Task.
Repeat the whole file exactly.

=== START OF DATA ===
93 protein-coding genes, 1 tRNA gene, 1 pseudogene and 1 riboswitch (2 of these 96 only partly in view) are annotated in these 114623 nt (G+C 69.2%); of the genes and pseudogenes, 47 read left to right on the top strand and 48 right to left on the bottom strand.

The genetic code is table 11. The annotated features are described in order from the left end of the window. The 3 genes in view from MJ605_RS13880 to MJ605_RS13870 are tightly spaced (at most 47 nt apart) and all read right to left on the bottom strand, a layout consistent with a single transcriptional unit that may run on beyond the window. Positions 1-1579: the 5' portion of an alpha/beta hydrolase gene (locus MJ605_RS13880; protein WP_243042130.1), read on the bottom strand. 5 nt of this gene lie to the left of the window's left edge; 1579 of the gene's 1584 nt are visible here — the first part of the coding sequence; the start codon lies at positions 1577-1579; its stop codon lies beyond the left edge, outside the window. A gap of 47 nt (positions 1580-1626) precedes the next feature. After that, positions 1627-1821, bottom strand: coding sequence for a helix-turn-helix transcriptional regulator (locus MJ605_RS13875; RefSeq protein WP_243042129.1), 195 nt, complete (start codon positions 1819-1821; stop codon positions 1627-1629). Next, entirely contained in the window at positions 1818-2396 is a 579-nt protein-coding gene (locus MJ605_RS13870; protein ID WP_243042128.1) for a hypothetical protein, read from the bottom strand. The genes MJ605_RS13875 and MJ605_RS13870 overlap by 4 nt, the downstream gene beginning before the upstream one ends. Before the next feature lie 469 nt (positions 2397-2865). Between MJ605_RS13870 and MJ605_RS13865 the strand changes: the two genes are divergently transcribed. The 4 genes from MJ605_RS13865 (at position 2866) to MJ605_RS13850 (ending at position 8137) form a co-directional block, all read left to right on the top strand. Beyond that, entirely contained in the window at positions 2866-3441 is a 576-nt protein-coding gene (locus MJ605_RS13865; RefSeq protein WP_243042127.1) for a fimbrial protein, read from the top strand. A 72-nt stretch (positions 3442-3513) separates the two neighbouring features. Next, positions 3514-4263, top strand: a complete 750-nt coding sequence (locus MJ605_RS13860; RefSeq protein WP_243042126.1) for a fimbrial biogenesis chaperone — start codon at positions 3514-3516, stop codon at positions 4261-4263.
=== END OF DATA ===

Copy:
93 protein-coding genes, 1 tRNA gene, 1 pseudogene and 1 riboswitch (2 of these 96 only partly in view) are annotated in these 114623 nt (G+C 69.2%); of the genes and pseudogenes, 47 read left to right on the top strand and 48 right to left on the bottom strand.

The genetic code is table 11. The annotated features are described in order from the left end of the window. The 3 genes in view from MJ605_RS13880 to MJ605_RS13870 are tightly spaced (at most 47 nt apart) and all read right to left on the bottom strand, a layout consistent with a single transcriptional unit that may run on beyond the window. Positions 1-1579: the 5' portion of an alpha/beta hydrolase gene (locus MJ605_RS13880; protein WP_243042130.1), read on the bottom strand. 5 nt of this gene lie to the left of the window's left edge; 1579 of the gene's 1584 nt are visible here — the first part of the coding sequence; the start codon lies at positions 1577-1579; its stop codon lies beyond the left edge, outside the window. A gap of 47 nt (positions 1580-1626) precedes the next feature. After that, positions 1627-1821, bottom strand: coding sequence for a helix-turn-helix transcriptional regulator (locus MJ605_RS13875; RefSeq protein WP_243042129.1), 195 nt, complete (start codon positions 1819-1821; stop codon positions 1627-1629). Next, entirely contained in the window at positions 1818-2396 is a 579-nt protein-coding gene (locus MJ605_RS13870; protein ID WP_243042128.1) for a hypothetical protein, read from the bottom strand. The genes MJ605_RS13875 and MJ605_RS13870 overlap by 4 nt, the downstream gene beginning before the upstream one ends. Before the next feature lie 469 nt (positions 2397-2865). Between MJ605_RS13870 and MJ605_RS13865 the strand changes: the two genes are divergently transcribed. The 4 genes from MJ605_RS13865 (at position 2866) to MJ605_RS13850 (ending at position 8137) form a co-directional block, all read left to right on the top strand. Beyond that, entirely contained in the window at positions 2866-3441 is a 576-nt protein-coding gene (locus MJ605_RS13865; RefSeq protein WP_243042127.1) for a fimbrial protein, read from the top strand. A 72-nt stretch (positions 3442-3513) separates the two neighbouring features. Next, positions 3514-4263, top strand: a complete 750-nt coding sequence (locus MJ605_RS13860; RefSeq protein WP_243042126.1) for a fimbrial biogenesis chaperone — start codon at positions 3514-3516, stop codon at positions 4261-4263.